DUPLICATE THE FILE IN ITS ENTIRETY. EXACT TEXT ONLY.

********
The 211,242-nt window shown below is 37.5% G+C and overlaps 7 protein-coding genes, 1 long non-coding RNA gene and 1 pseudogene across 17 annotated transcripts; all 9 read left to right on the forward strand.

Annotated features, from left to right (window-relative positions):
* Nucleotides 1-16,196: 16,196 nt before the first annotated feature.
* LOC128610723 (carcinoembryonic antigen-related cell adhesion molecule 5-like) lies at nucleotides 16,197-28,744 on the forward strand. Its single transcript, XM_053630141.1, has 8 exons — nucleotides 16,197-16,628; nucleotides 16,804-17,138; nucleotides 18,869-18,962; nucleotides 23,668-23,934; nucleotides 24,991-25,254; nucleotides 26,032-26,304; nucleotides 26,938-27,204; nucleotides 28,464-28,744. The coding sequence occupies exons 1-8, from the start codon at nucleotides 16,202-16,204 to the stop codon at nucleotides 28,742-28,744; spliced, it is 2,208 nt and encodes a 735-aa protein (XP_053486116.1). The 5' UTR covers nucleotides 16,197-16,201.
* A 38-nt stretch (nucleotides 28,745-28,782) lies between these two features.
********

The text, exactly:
The 211,242-nt window shown below is 37.5% G+C and overlaps 7 protein-coding genes, 1 long non-coding RNA gene and 1 pseudogene across 17 annotated transcripts; all 9 read left to right on the forward strand.

Annotated features, from left to right (window-relative positions):
* Nucleotides 1-16,196: 16,196 nt before the first annotated feature.
* LOC128610723 (carcinoembryonic antigen-related cell adhesion molecule 5-like) lies at nucleotides 16,197-28,744 on the forward strand. Its single transcript, XM_053630141.1, has 8 exons — nucleotides 16,197-16,628; nucleotides 16,804-17,138; nucleotides 18,869-18,962; nucleotides 23,668-23,934; nucleotides 24,991-25,254; nucleotides 26,032-26,304; nucleotides 26,938-27,204; nucleotides 28,464-28,744. The coding sequence occupies exons 1-8, from the start codon at nucleotides 16,202-16,204 to the stop codon at nucleotides 28,742-28,744; spliced, it is 2,208 nt and encodes a 735-aa protein (XP_053486116.1). The 5' UTR covers nucleotides 16,197-16,201.
* A 38-nt stretch (nucleotides 28,745-28,782) lies between these two features.